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Using Competition to Create Content: PRP’s Blog Challenge

Jan 22, 2018

By: Jacob Hanson

What do great content, team-building and healthy competition have in common? 

At face value, not a whole lot, right? But in the context of fostering a collaborative culture and creating awesome content, they have everything to do with each other!

 

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Just like you, we at PRP work hard to create dynamic blog posts and marketing materials that both speak to our audience and makes Google happy. It’s even more important to us that we’re creating and fostering a culture that empowers our team and allows them to play on their strengths while having some fun doing it!

 

Over the third and fourth quarters of 2017, we hosted a blog challenge to build collaboration amongst team members, create an environment for healthy competition (and some friendly smack talk!), and produce some really fantastic content. Everyone wins!

 

The rules of the blog challenge were:

  1. Each PRP team member partners with another member who they do not work with often.
  2. Previously created, well-performing content cannot be used. However, teams can leverage data to decide the focus of their blog.
  3. Teams must create blogs that are either:
    1. Written for our audience, not for Google
    2. Written for Google, not our audience
    3. Written both for our audience and for Google
  4. Blogs must remain top secret!

 

We based the winners of the competition on the judging criteria below:

  1. Blog content must be submitted on deadline
  2. Each person has five days to review each post and rank them based on the most effective headline and the most engaging copy. The team members who captured the most votes won a ½ day of PTO.
  3. One blog a week from the competition will be posted in addition to our regularly scheduled blogs.
  4. Each blog will be supported by the same quantity of posts on social media, posted at the same time with the same effort.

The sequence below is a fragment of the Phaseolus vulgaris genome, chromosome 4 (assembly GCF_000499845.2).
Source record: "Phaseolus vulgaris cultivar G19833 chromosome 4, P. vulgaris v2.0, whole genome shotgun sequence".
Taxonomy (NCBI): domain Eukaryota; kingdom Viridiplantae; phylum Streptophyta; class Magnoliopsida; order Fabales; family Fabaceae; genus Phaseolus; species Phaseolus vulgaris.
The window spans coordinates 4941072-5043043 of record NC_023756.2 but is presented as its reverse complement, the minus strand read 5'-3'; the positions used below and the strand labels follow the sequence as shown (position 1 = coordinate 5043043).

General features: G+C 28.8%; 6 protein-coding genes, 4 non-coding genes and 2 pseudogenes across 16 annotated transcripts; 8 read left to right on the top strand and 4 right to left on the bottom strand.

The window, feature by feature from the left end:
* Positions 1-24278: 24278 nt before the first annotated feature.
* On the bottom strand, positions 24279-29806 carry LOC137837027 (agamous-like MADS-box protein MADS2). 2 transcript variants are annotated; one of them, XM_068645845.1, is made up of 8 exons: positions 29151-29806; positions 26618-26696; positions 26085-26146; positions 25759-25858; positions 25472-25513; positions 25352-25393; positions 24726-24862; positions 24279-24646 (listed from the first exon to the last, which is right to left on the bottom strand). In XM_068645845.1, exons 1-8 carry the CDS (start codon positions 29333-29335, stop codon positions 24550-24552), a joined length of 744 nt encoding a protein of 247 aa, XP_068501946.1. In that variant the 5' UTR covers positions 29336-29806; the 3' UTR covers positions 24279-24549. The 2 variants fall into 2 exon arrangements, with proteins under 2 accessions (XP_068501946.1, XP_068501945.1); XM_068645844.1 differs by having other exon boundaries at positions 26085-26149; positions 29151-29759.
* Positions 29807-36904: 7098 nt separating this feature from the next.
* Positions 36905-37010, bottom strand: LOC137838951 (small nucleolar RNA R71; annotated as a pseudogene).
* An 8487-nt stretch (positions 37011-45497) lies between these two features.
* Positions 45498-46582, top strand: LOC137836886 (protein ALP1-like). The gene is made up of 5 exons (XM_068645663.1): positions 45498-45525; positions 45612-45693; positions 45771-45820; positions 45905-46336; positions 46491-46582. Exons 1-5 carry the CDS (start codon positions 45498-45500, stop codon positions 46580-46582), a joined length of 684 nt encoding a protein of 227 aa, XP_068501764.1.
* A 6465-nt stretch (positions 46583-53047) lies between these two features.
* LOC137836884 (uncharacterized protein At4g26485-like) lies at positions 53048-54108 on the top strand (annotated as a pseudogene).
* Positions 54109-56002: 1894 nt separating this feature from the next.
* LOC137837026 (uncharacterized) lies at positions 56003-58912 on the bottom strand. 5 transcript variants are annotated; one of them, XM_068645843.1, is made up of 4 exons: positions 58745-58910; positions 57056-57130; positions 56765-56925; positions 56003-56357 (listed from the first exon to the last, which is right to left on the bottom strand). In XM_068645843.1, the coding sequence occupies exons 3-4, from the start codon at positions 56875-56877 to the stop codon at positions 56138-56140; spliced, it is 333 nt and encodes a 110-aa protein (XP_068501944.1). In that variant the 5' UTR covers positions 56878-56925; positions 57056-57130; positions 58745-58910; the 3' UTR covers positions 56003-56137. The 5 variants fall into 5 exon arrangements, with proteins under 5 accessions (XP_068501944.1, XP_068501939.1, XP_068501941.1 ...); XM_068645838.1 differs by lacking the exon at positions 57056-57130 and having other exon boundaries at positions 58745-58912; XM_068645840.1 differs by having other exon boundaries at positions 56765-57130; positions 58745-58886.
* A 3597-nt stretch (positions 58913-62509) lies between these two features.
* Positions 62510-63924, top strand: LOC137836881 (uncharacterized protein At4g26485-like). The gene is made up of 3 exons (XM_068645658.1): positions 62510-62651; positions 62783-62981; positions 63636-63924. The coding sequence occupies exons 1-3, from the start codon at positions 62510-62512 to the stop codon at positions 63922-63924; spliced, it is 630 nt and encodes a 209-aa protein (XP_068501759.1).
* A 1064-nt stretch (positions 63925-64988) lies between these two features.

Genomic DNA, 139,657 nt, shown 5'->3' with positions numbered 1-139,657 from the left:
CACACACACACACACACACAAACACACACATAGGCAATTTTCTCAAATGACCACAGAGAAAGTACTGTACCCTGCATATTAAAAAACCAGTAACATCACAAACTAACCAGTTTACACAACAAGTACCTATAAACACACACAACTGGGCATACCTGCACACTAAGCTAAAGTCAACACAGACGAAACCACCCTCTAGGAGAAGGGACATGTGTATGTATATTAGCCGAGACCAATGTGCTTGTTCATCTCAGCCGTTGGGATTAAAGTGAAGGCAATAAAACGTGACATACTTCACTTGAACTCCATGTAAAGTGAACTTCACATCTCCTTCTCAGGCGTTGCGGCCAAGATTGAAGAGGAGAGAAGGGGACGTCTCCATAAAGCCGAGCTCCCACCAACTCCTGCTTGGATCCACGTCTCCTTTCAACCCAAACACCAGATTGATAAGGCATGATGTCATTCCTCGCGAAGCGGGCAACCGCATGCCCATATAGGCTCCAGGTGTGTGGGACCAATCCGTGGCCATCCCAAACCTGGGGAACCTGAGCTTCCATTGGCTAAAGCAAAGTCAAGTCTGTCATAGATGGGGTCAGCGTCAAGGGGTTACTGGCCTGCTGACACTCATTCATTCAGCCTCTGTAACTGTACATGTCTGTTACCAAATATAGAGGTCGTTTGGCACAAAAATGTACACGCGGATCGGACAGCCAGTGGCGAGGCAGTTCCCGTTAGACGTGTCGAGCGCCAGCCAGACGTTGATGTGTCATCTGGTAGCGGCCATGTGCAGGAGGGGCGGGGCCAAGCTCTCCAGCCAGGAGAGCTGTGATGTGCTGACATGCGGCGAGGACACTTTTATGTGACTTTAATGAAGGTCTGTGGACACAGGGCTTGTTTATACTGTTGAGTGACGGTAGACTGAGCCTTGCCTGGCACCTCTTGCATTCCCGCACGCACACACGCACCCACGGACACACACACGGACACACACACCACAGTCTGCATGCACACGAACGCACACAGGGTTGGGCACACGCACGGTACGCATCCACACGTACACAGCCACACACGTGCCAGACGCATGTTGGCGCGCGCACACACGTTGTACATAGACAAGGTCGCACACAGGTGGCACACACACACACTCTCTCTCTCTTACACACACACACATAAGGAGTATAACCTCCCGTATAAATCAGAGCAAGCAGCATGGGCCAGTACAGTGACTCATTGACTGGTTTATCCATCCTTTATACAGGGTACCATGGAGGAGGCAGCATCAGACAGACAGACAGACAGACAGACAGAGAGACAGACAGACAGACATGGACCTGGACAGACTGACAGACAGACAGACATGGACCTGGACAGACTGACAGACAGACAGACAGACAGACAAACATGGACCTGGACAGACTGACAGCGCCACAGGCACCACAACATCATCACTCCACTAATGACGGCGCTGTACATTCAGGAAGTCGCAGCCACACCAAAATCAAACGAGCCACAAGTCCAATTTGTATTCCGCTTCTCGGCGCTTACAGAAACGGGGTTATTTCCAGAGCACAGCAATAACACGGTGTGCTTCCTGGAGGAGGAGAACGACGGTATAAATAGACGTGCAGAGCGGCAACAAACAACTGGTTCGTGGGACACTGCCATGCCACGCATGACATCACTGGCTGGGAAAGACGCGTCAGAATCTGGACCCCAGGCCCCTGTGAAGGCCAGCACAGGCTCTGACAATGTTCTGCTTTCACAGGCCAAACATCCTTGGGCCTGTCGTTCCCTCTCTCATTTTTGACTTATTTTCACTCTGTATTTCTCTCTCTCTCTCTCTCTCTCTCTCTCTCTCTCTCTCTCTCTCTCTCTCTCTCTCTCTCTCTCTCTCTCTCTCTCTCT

5. Four weeks after the posting date, a number of data points will determine the winner of the second half of the competition:
    1. Page views
    2. Source of page views (social, organic search, email, direct traffic etc.)
    3. Conversion rate: which blog was best aligned with a content offer to entice readers to fill out the form and access that content
    4. Social interaction: retweets, shares, and likes

 

Over the two months or so it took to complete this competition, we had plenty of time for smack talk, to collaborate with our partner, and to watch the results pour in!

 

As any leader would, I had expectations for what success would look like when the competition was over. The results far exceeded any of these expectations. Below are some of my initial expectations, along with my observations that may help you replicate this process with your team!

 

  1. Goal: Create more, dynamic content

    This was the initial idea behind the challenge. We wanted to publish blog content more frequently to see how that would impact results on our end. Those results were primarily SEO and increasing blog subscribers. Additionally, we wanted to excite more members of our team to want to write for our company blog.

    Actual result: We accomplished everything above to a T. However, our team actually gained more by creating content with a partner who has a different set of skills, focus, and job description. The strengthened relationships and collaborative efforts ended up being the shining star here!

 

  1. Goal: Breaking down silos between our internal PR/storytelling and marketing teams

    One of the challenges we consistently face is simply the nature of our company and how we serve our clients. This can create natural “silos” for team members, specifically between those who focus on PR work and those who are responsible for marketing projects. We asked that each team member pair with someone from the other side of the aisle.

    Actual result: Not only did we achieve the desired results, but also the collaboration hasn’t stopped. Each of us is much more aware of all that individual team members bring to the table, which allows for collaboration in areas where one may be able to help the other. Content brainstorming and campaign strategy are two areas in which I have seen collaboration increase the most since the challenge.

 

  1. Goal: To have fun and get some awesome work done!

    We are always busy and constantly working on a deadline. Sound familiar? It can be easy to forget that we should be joyful about the work we are doing. After all, we are in the business of helping kids!

    Actual result: We had so much fun with this blog challenge! From creation, to voting, to the anticipation of each blog being published, to the results coming in, we had a blast. While not everyone won (no participation trophies in this competition), no one was disappointed and all the feedback from the team has been positive. We have also seen a number of suggestions on what we could and should be looking at for our next competition.

 

My parting advice is to find a competition that will work in your organization to produce the results you need and to help build your team (and content library!). Be very clear about expectations, criteria, and, of course, the rewards!

Interested in checking out the blogs that were a result of the challenge? Please see below, and enjoy!

 

Thanks for sharing!

   

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